MY PROBLEM WITH JIMMY CARTER'S BOOK
By Dr. Kenneth W. Stein
But Palestine: Peace Not Apartheid,  Carter's twenty-first book and his second to focus on the Arab-Israeli conflict, is deficient. He does what no non-fiction author should ever do: He allows ideology or opinion to get in the way of facts. While Carter says that he wrote the book to educate and provoke debate, the narrative aims its attack toward Israel, Israeli politicians, and Israel's supporters. It contains egregious errors of both commission and omission. To suit his desired ends, he manipulates information, redefines facts, and exaggerates conclusions. Falsehoods, when repeated and backed by the prestige of Carter's credentials, can comprise an erroneous baseline for shaping and reinforcing attitudes and policymaking. Rather than bring peace, they can further fuel hostilities, encourage retrenchment, and hamper peacemaking.
My tasks as Middle East fellow included writing memoranda for Carter about Middle Eastern issues, taking notes at virtually all Carter meetings that addressed Middle Eastern issues, preparing a monthly analysis of events, coordinating major Middle East conferences, and planning Middle Eastern trips. I accompanied Carter as a political adviser and press liaison on three lengthy Middle Eastern trips in March, 1983, March, 1987, and March, 1990.
As we collaborated on The Blood of Abraham,  Carter's first book about the Middle East, I witnessed Carter's passion, determination, and stubbornness. He was capable of absorbing vast amounts of information, and he had an extraordinary capacity to recall detailed points and concepts almost verbatim months after reading them.
Carter's preferred method in writing the book was to lay a brief and somewhat selective historical foundation for each chapter and emphasize the contemporary. I sought to anchor each chapter more deeply in history and political culture. He had little patience for precedent or laborious recapitulation of history. Too often, it interfered with his desire to find action-oriented solutions, which befit his training as an engineer. For Carter, history and ideology bestowed unwanted moorings and unnecessary rigidities; they shackled the pragmatism and flexibility of the would-be negotiator.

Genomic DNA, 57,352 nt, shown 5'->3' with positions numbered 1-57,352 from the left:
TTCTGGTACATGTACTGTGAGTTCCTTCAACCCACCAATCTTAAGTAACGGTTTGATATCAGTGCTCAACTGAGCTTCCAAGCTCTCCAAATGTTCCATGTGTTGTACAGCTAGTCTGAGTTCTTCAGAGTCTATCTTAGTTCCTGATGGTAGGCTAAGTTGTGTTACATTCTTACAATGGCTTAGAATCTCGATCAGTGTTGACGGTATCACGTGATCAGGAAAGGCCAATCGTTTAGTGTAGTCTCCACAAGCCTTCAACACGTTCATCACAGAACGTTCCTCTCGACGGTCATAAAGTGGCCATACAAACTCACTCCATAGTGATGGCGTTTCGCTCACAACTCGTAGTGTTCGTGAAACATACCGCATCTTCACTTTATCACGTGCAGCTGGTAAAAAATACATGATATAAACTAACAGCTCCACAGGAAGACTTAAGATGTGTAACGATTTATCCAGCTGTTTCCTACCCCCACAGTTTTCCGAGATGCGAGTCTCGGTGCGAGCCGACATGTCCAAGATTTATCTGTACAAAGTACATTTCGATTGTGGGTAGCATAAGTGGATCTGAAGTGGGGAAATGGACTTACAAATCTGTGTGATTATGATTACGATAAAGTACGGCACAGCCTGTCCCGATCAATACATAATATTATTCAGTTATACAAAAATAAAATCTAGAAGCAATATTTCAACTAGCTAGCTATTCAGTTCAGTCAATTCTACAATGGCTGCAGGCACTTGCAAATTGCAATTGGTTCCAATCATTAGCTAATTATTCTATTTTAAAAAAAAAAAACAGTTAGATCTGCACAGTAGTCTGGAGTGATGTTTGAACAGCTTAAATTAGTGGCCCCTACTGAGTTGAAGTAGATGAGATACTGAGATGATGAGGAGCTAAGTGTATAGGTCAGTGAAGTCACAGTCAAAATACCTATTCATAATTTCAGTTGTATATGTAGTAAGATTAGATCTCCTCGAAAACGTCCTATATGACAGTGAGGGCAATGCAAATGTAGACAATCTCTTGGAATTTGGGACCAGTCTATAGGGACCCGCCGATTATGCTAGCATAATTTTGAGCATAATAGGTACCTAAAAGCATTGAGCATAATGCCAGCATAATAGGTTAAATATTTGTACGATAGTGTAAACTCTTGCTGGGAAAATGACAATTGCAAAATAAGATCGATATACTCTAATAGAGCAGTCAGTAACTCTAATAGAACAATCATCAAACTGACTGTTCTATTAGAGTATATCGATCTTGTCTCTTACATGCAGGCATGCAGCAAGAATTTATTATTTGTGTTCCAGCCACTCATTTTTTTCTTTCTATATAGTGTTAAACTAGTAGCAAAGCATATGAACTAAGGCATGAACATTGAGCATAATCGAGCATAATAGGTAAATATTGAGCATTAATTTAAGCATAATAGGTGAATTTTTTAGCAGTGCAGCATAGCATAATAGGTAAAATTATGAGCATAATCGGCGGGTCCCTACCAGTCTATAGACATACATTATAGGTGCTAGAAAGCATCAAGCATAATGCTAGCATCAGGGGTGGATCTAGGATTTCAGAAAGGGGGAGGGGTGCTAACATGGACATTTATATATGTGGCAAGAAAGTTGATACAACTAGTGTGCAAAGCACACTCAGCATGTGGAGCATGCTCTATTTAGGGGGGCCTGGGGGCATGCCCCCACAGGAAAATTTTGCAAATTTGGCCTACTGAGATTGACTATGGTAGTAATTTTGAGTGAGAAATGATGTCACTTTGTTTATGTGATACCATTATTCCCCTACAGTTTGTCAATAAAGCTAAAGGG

Our relationship was honest. We established a mutual respect and capacity to criticize each other. He asked me not to hold back. I often pressed him on balance, especially when, throughout the 1980s, he criticized the Israeli government repeatedly for obstructing renewed negotiations. While writing The Blood of Abraham, we argued over word choice, phrases, and claims. Once, when I disagreed too strenuously, Carter impishly smiled and, with his blue-eyes twinkling, said, "Remember, Ken, only one of us was President of the United States." Still, he always listened.
While Carter is a regular guest lecturer in my classes, I last sat down with him for a substantive talk in June, 2002. At that meeting, I showed Carter a map of Israeli settlements in the West Bank and Gaza, emphasized the protective aspect of the separation fence that was then being constructed, and suggested that the ensuing division might contribute to the achievement of a two-state solution, something we both sought. Carter viewed the fence as proof that the Israeli government sought to wall in the Palestinians. Several days after our meeting, he wrote an op-ed condemning the U.S. government's alignment with Israel and Washington's unwillingness to pursue talks with Palestinian leaders.  His commentary came against the backdrop of White House demands to make engagement conditional upon a Palestinian cessation of terrorism.